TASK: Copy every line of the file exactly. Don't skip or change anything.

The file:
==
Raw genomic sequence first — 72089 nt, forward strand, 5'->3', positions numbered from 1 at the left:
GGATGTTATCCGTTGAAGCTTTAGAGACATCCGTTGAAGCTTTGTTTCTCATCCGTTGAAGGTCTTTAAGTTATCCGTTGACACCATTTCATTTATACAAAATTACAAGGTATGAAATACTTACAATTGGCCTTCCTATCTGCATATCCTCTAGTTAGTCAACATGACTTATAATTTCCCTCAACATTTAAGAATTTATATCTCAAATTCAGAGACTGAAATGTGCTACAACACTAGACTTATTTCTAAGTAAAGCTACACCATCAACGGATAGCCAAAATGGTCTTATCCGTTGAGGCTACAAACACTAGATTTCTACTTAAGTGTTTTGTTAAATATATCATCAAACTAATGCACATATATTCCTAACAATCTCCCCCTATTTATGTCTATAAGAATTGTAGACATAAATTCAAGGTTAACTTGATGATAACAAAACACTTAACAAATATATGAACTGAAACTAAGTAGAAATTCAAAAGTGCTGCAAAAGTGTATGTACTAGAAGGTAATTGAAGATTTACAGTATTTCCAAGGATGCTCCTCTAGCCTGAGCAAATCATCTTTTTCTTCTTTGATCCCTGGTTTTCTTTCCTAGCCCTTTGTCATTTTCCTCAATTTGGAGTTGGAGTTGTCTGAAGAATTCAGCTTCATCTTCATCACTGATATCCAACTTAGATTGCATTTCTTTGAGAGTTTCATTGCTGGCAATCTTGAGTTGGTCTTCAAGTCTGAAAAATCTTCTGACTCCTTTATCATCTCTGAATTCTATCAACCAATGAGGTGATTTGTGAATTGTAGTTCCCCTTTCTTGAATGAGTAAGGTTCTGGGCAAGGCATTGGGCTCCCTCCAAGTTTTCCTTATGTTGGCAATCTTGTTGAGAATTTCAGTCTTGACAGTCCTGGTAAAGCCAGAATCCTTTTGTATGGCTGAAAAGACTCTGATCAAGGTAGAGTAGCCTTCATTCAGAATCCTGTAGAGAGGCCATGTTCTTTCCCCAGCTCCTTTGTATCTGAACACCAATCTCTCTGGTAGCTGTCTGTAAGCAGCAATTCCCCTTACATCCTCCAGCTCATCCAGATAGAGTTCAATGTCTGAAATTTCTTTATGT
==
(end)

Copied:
Raw genomic sequence first — 72089 nt, forward strand, 5'->3', positions numbered from 1 at the left:
GGATGTTATCCGTTGAAGCTTTAGAGACATCCGTTGAAGCTTTGTTTCTCATCCGTTGAAGGTCTTTAAGTTATCCGTTGACACCATTTCATTTATACAAAATTACAAGGTATGAAATACTTACAATTGGCCTTCCTATCTGCATATCCTCTAGTTAGTCAACATGACTTATAATTTCCCTCAACATTTAAGAATTTATATCTCAAATTCAGAGACTGAAATGTGCTACAACACTAGACTTATTTCTAAGTAAAGCTACACCATCAACGGATAGCCAAAATGGTCTTATCCGTTGAGGCTACAAACACTAGATTTCTACTTAAGTGTTTTGTTAAATATATCATCAAACTAATGCACATATATTCCTAACAATCTCCCCCTATTTATGTCTATAAGAATTGTAGACATAAATTCAAGGTTAACTTGATGATAACAAAACACTTAACAAATATATGAACTGAAACTAAGTAGAAATTCAAAAGTGCTGCAAAAGTGTATGTACTAGAAGGTAATTGAAGATTTACAGTATTTCCAAGGATGCTCCTCTAGCCTGAGCAAATCATCTTTTTCTTCTTTGATCCCTGGTTTTCTTTCCTAGCCCTTTGTCATTTTCCTCAATTTGGAGTTGGAGTTGTCTGAAGAATTCAGCTTCATCTTCATCACTGATATCCAACTTAGATTGCATTTCTTTGAGAGTTTCATTGCTGGCAATCTTGAGTTGGTCTTCAAGTCTGAAAAATCTTCTGACTCCTTTATCATCTCTGAATTCTATCAACCAATGAGGTGATTTGTGAATTGTAGTTCCCCTTTCTTGAATGAGTAAGGTTCTGGGCAAGGCATTGGGCTCCCTCCAAGTTTTCCTTATGTTGGCAATCTTGTTGAGAATTTCAGTCTTGACAGTCCTGGTAAAGCCAGAATCCTTTTGTATGGCTGAAAAGACTCTGATCAAGGTAGAGTAGCCTTCATTCAGAATCCTGTAGAGAGGCCATGTTCTTTCCCCAGCTCCTTTGTATCTGAACACCAATCTCTCTGGTAGCTGTCTGTAAGCAGCAATTCCCCTTACATCCTCCAGCTCATCCAGATAGAGTTCAATGTCTGAAATTTCTTTATGT